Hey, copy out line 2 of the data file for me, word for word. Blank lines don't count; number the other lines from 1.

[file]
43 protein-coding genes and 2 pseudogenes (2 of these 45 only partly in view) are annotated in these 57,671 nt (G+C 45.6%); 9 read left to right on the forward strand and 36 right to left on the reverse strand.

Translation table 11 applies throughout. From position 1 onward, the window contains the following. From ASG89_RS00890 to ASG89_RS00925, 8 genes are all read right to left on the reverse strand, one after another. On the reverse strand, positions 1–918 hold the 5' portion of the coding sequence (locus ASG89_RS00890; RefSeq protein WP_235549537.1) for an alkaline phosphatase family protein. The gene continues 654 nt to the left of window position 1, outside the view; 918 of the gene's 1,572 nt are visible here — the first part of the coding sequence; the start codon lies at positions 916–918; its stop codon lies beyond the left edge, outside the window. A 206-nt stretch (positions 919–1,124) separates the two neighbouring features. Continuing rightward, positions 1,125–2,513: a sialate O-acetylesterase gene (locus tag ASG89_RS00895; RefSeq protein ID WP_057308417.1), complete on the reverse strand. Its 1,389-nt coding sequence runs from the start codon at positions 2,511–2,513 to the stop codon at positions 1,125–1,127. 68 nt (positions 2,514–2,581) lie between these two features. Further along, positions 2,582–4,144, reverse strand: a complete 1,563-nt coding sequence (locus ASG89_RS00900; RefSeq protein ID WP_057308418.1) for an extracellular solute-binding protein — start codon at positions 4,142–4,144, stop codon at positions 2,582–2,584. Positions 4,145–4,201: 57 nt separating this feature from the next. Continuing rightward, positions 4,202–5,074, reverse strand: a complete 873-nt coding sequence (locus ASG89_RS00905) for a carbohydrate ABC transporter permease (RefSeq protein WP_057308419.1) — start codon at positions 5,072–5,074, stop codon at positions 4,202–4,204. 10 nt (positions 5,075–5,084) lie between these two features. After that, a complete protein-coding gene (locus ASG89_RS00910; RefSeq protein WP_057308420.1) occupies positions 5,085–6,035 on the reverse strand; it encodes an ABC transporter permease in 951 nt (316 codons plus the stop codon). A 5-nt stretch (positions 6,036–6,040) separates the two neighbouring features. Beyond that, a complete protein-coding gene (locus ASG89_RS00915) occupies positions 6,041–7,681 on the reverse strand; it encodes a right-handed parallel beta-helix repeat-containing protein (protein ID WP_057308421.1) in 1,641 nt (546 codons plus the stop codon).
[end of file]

Translation table 11 applies throughout. From position 1 onward, the window contains the following. From ASG89_RS00890 to ASG89_RS00925, 8 genes are all read right to left on the reverse strand, one after another. On the reverse strand, positions 1–918 hold the 5' portion of the coding sequence (locus ASG89_RS00890; RefSeq protein WP_235549537.1) for an alkaline phosphatase family protein. The gene continues 654 nt to the left of window position 1, outside the view; 918 of the gene's 1,572 nt are visible here — the first part of the coding sequence; the start codon lies at positions 916–918; its stop codon lies beyond the left edge, outside the window. A 206-nt stretch (positions 919–1,124) separates the two neighbouring features. Continuing rightward, positions 1,125–2,513: a sialate O-acetylesterase gene (locus tag ASG89_RS00895; RefSeq protein ID WP_057308417.1), complete on the reverse strand. Its 1,389-nt coding sequence runs from the start codon at positions 2,511–2,513 to the stop codon at positions 1,125–1,127. 68 nt (positions 2,514–2,581) lie between these two features. Further along, positions 2,582–4,144, reverse strand: a complete 1,563-nt coding sequence (locus ASG89_RS00900; RefSeq protein ID WP_057308418.1) for an extracellular solute-binding protein — start codon at positions 4,142–4,144, stop codon at positions 2,582–2,584. Positions 4,145–4,201: 57 nt separating this feature from the next. Continuing rightward, positions 4,202–5,074, reverse strand: a complete 873-nt coding sequence (locus ASG89_RS00905) for a carbohydrate ABC transporter permease (RefSeq protein WP_057308419.1) — start codon at positions 5,072–5,074, stop codon at positions 4,202–4,204. 10 nt (positions 5,075–5,084) lie between these two features. After that, a complete protein-coding gene (locus ASG89_RS00910; RefSeq protein WP_057308420.1) occupies positions 5,085–6,035 on the reverse strand; it encodes an ABC transporter permease in 951 nt (316 codons plus the stop codon). A 5-nt stretch (positions 6,036–6,040) separates the two neighbouring features. Beyond that, a complete protein-coding gene (locus ASG89_RS00915) occupies positions 6,041–7,681 on the reverse strand; it encodes a right-handed parallel beta-helix repeat-containing protein (protein ID WP_057308421.1) in 1,641 nt (546 codons plus the stop codon).